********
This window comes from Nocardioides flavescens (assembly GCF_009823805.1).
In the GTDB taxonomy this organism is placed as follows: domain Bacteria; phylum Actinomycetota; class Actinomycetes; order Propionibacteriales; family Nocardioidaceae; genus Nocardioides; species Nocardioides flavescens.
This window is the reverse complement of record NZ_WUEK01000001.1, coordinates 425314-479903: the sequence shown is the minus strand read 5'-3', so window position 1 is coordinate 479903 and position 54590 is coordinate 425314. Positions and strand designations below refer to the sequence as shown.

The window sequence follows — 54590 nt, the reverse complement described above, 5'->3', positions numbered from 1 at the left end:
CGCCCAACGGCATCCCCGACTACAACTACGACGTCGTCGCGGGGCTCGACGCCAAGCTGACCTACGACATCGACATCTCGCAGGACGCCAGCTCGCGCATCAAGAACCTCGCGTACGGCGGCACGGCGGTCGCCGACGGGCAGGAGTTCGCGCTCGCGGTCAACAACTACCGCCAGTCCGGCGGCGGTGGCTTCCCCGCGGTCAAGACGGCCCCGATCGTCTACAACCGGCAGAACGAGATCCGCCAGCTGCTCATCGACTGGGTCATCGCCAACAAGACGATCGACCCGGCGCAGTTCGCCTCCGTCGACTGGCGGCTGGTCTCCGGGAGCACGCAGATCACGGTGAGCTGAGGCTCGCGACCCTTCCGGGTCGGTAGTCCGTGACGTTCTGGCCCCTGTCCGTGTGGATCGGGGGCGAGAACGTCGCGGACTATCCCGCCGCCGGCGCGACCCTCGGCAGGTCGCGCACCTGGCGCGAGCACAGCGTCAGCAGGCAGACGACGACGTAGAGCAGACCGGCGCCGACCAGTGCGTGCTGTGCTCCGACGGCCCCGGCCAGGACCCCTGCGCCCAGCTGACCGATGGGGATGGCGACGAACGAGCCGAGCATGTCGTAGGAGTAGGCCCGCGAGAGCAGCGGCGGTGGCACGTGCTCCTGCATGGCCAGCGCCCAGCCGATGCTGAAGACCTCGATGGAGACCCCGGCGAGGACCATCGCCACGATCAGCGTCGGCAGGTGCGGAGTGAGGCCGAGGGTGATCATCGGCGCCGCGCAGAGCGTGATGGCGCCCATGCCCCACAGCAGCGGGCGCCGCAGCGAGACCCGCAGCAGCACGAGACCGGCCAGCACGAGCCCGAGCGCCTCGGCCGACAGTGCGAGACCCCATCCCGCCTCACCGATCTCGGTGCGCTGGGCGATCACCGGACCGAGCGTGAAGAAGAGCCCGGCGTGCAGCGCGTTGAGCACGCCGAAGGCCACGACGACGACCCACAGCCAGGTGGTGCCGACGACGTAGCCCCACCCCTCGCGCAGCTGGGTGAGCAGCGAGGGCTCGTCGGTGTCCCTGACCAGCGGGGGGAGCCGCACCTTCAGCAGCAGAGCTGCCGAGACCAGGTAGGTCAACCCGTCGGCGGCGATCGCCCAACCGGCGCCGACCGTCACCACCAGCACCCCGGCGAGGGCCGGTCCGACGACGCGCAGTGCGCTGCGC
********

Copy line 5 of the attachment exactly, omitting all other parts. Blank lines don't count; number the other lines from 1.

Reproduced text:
CGCCCAACGGCATCCCCGACTACAACTACGACGTCGTCGCGGGGCTCGACGCCAAGCTGACCTACGACATCGACATCTCGCAGGACGCCAGCTCGCGCATCAAGAACCTCGCGTACGGCGGCACGGCGGTCGCCGACGGGCAGGAGTTCGCGCTCGCGGTCAACAACTACCGCCAGTCCGGCGGCGGTGGCTTCCCCGCGGTCAAGACGGCCCCGATCGTCTACAACCGGCAGAACGAGATCCGCCAGCTGCTCATCGACTGGGTCATCGCCAACAAGACGATCGACCCGGCGCAGTTCGCCTCCGTCGACTGGCGGCTGGTCTCCGGGAGCACGCAGATCACGGTGAGCTGAGGCTCGCGACCCTTCCGGGTCGGTAGTCCGTGACGTTCTGGCCCCTGTCCGTGTGGATCGGGGGCGAGAACGTCGCGGACTATCCCGCCGCCGGCGCGACCCTCGGCAGGTCGCGCACCTGGCGCGAGCACAGCGTCAGCAGGCAGACGACGACGTAGAGCAGACCGGCGCCGACCAGTGCGTGCTGTGCTCCGACGGCCCCGGCCAGGACCCCTGCGCCCAGCTGACCGATGGGGATGGCGACGAACGAGCCGAGCATGTCGTAGGAGTAGGCCCGCGAGAGCAGCGGCGGTGGCACGTGCTCCTGCATGGCCAGCGCCCAGCCGATGCTGAAGACCTCGATGGAGACCCCGGCGAGGACCATCGCCACGATCAGCGTCGGCAGGTGCGGAGTGAGGCCGAGGGTGATCATCGGCGCCGCGCAGAGCGTGATGGCGCCCATGCCCCACAGCAGCGGGCGCCGCAGCGAGACCCGCAGCAGCACGAGACCGGCCAGCACGAGCCCGAGCGCCTCGGCCGACAGTGCGAGACCCCATCCCGCCTCACCGATCTCGGTGCGCTGGGCGATCACCGGACCGAGCGTGAAGAAGAGCCCGGCGTGCAGCGCGTTGAGCACGCCGAAGGCCACGACGACGACCCACAGCCAGGTGGTGCCGACGACGTAGCCCCACCCCTCGCGCAGCTGGGTGAGCAGCGAGGGCTCGTCGGTGTCCCTGACCAGCGGGGGGAGCCGCACCTTCAGCAGCAGAGCTGCCGAGACCAGGTAGGTCAACCCGTCGGCGGCGATCGCCCAACCGGCGCCGACCGTCACCACCAGCACCCCGGCGAGGGCCGGTCCGACGACGCGCAGTGCGCTGCGC